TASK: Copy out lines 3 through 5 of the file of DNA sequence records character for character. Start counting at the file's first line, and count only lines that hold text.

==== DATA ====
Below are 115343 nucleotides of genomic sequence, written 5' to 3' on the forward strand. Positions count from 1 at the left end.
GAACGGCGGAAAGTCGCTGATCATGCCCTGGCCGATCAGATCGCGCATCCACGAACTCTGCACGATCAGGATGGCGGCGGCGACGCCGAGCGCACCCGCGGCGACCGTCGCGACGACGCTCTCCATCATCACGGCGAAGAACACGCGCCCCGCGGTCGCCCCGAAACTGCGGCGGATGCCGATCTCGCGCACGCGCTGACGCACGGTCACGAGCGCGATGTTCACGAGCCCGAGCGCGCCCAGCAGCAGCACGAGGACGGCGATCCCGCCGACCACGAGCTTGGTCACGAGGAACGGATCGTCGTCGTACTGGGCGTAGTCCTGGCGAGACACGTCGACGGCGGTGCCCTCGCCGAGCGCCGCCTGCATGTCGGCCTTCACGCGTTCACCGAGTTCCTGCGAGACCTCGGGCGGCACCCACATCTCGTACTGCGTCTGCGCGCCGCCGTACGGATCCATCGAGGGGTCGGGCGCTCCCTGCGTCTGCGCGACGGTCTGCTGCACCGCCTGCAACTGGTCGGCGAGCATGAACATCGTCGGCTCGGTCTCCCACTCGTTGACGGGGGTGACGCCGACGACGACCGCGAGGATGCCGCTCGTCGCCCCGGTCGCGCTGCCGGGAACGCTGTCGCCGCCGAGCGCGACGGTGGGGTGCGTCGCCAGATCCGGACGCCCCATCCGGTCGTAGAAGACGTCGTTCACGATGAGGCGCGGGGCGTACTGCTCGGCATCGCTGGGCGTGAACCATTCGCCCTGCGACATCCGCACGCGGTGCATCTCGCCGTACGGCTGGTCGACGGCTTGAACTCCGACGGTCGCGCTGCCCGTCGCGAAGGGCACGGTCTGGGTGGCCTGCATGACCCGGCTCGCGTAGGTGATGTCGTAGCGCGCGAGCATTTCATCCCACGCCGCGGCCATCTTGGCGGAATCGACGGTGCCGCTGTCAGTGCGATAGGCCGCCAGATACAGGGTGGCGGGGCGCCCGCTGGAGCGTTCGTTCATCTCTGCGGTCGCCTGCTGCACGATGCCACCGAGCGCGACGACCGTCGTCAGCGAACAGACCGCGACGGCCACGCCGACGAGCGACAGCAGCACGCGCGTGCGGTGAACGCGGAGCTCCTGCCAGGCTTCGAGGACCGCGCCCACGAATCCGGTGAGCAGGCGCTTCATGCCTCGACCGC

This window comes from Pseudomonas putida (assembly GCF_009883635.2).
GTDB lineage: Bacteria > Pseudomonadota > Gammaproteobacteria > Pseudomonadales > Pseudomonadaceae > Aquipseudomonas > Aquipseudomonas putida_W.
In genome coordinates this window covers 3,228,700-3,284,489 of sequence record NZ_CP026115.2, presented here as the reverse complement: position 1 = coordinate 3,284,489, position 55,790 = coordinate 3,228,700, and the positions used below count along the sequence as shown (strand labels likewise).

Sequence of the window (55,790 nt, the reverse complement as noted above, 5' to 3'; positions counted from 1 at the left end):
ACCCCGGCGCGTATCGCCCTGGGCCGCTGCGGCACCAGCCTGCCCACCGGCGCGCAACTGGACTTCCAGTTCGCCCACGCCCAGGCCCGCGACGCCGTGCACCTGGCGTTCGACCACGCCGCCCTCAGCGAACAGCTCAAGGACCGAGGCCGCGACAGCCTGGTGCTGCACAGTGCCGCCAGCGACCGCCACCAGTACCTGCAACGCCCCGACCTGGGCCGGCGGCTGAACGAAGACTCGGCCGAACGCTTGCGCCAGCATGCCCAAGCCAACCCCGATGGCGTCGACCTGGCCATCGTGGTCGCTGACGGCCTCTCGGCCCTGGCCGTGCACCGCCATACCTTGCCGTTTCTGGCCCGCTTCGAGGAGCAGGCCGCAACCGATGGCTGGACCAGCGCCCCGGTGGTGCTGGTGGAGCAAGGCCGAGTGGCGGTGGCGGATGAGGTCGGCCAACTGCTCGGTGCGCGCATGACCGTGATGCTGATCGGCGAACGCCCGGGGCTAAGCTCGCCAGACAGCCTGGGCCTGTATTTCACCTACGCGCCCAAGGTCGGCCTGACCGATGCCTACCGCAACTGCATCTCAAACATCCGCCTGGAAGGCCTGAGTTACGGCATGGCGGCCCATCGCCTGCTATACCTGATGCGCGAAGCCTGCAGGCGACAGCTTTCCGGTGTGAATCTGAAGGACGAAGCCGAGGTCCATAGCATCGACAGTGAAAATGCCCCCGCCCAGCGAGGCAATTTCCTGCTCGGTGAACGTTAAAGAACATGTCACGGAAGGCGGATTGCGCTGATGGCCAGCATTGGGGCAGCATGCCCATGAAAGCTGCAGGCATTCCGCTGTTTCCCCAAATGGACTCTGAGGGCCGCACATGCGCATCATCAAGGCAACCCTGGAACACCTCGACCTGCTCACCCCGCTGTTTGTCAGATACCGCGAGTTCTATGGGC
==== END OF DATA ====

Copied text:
This window comes from Pseudomonas putida (assembly GCF_009883635.2).
GTDB lineage: Bacteria > Pseudomonadota > Gammaproteobacteria > Pseudomonadales > Pseudomonadaceae > Aquipseudomonas > Aquipseudomonas putida_W.
In genome coordinates this window covers 3,228,700-3,284,489 of sequence record NZ_CP026115.2, presented here as the reverse complement: position 1 = coordinate 3,284,489, position 55,790 = coordinate 3,228,700, and the positions used below count along the sequence as shown (strand labels likewise).